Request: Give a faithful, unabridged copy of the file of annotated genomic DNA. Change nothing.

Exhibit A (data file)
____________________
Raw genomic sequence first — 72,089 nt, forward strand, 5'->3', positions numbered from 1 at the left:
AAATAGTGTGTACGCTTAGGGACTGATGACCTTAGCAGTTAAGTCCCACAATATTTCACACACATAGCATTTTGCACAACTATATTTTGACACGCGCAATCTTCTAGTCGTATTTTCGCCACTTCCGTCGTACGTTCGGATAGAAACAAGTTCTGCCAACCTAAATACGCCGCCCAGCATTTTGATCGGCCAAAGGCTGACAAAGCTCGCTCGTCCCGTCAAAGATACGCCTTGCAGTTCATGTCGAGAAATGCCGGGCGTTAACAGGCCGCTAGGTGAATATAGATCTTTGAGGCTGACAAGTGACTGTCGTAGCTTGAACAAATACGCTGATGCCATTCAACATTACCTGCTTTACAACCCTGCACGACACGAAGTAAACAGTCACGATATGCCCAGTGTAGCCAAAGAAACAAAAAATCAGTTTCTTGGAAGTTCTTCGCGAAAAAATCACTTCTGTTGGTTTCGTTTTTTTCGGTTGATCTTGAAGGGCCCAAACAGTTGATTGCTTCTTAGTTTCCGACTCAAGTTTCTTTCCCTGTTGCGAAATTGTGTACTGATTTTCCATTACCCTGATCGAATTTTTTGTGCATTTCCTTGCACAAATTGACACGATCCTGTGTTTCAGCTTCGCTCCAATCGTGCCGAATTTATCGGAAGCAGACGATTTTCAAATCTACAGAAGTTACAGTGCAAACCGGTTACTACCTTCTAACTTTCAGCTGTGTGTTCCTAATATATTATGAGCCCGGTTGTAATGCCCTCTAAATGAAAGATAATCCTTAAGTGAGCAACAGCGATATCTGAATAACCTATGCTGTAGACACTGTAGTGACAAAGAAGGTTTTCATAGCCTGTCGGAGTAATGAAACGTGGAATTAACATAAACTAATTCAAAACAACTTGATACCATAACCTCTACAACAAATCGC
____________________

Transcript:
Raw genomic sequence first — 72,089 nt, forward strand, 5'->3', positions numbered from 1 at the left:
AAATAGTGTGTACGCTTAGGGACTGATGACCTTAGCAGTTAAGTCCCACAATATTTCACACACATAGCATTTTGCACAACTATATTTTGACACGCGCAATCTTCTAGTCGTATTTTCGCCACTTCCGTCGTACGTTCGGATAGAAACAAGTTCTGCCAACCTAAATACGCCGCCCAGCATTTTGATCGGCCAAAGGCTGACAAAGCTCGCTCGTCCCGTCAAAGATACGCCTTGCAGTTCATGTCGAGAAATGCCGGGCGTTAACAGGCCGCTAGGTGAATATAGATCTTTGAGGCTGACAAGTGACTGTCGTAGCTTGAACAAATACGCTGATGCCATTCAACATTACCTGCTTTACAACCCTGCACGACACGAAGTAAACAGTCACGATATGCCCAGTGTAGCCAAAGAAACAAAAAATCAGTTTCTTGGAAGTTCTTCGCGAAAAAATCACTTCTGTTGGTTTCGTTTTTTTCGGTTGATCTTGAAGGGCCCAAACAGTTGATTGCTTCTTAGTTTCCGACTCAAGTTTCTTTCCCTGTTGCGAAATTGTGTACTGATTTTCCATTACCCTGATCGAATTTTTTGTGCATTTCCTTGCACAAATTGACACGATCCTGTGTTTCAGCTTCGCTCCAATCGTGCCGAATTTATCGGAAGCAGACGATTTTCAAATCTACAGAAGTTACAGTGCAAACCGGTTACTACCTTCTAACTTTCAGCTGTGTGTTCCTAATATATTATGAGCCCGGTTGTAATGCCCTCTAAATGAAAGATAATCCTTAAGTGAGCAACAGCGATATCTGAATAACCTATGCTGTAGACACTGTAGTGACAAAGAAGGTTTTCATAGCCTGTCGGAGTAATGAAACGTGGAATTAACATAAACTAATTCAAAACAACTTGATACCATAACCTCTACAACAAATCGC